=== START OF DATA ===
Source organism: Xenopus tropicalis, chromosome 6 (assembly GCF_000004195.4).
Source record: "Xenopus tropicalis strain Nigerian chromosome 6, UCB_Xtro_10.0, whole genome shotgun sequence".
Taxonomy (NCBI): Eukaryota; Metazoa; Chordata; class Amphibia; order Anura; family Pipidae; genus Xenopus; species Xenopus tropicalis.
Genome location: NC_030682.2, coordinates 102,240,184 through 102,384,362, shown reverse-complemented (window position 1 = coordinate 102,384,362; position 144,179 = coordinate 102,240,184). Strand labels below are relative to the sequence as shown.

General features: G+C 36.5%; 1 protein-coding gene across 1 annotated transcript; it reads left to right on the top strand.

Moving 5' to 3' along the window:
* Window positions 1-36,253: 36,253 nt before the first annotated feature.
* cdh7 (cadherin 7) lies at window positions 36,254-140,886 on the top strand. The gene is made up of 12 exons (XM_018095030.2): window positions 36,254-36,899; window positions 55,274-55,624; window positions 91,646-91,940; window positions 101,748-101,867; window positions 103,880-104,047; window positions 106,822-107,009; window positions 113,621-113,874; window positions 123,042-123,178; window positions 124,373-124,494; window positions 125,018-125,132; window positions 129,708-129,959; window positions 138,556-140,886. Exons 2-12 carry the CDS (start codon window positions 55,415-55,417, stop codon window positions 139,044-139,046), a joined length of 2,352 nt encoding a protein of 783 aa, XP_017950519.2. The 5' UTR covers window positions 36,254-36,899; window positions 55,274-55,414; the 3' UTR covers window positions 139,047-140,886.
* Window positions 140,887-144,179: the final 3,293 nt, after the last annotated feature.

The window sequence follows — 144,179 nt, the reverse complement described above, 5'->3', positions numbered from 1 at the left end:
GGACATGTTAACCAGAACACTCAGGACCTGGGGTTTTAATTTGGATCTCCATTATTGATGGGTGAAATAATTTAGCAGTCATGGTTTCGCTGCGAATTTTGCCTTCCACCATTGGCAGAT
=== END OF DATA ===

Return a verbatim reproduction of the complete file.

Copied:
Source organism: Xenopus tropicalis, chromosome 6 (assembly GCF_000004195.4).
Source record: "Xenopus tropicalis strain Nigerian chromosome 6, UCB_Xtro_10.0, whole genome shotgun sequence".
Taxonomy (NCBI): Eukaryota; Metazoa; Chordata; class Amphibia; order Anura; family Pipidae; genus Xenopus; species Xenopus tropicalis.
Genome location: NC_030682.2, coordinates 102,240,184 through 102,384,362, shown reverse-complemented (window position 1 = coordinate 102,384,362; position 144,179 = coordinate 102,240,184). Strand labels below are relative to the sequence as shown.

General features: G+C 36.5%; 1 protein-coding gene across 1 annotated transcript; it reads left to right on the top strand.

Moving 5' to 3' along the window:
* Window positions 1-36,253: 36,253 nt before the first annotated feature.
* cdh7 (cadherin 7) lies at window positions 36,254-140,886 on the top strand. The gene is made up of 12 exons (XM_018095030.2): window positions 36,254-36,899; window positions 55,274-55,624; window positions 91,646-91,940; window positions 101,748-101,867; window positions 103,880-104,047; window positions 106,822-107,009; window positions 113,621-113,874; window positions 123,042-123,178; window positions 124,373-124,494; window positions 125,018-125,132; window positions 129,708-129,959; window positions 138,556-140,886. Exons 2-12 carry the CDS (start codon window positions 55,415-55,417, stop codon window positions 139,044-139,046), a joined length of 2,352 nt encoding a protein of 783 aa, XP_017950519.2. The 5' UTR covers window positions 36,254-36,899; window positions 55,274-55,414; the 3' UTR covers window positions 139,047-140,886.
* Window positions 140,887-144,179: the final 3,293 nt, after the last annotated feature.

The window sequence follows — 144,179 nt, the reverse complement described above, 5'->3', positions numbered from 1 at the left end:
GGACATGTTAACCAGAACACTCAGGACCTGGGGTTTTAATTTGGATCTCCATTATTGATGGGTGAAATAATTTAGCAGTCATGGTTTCGCTGCGAATTTTGCCTTCCACCATTGGCAGAT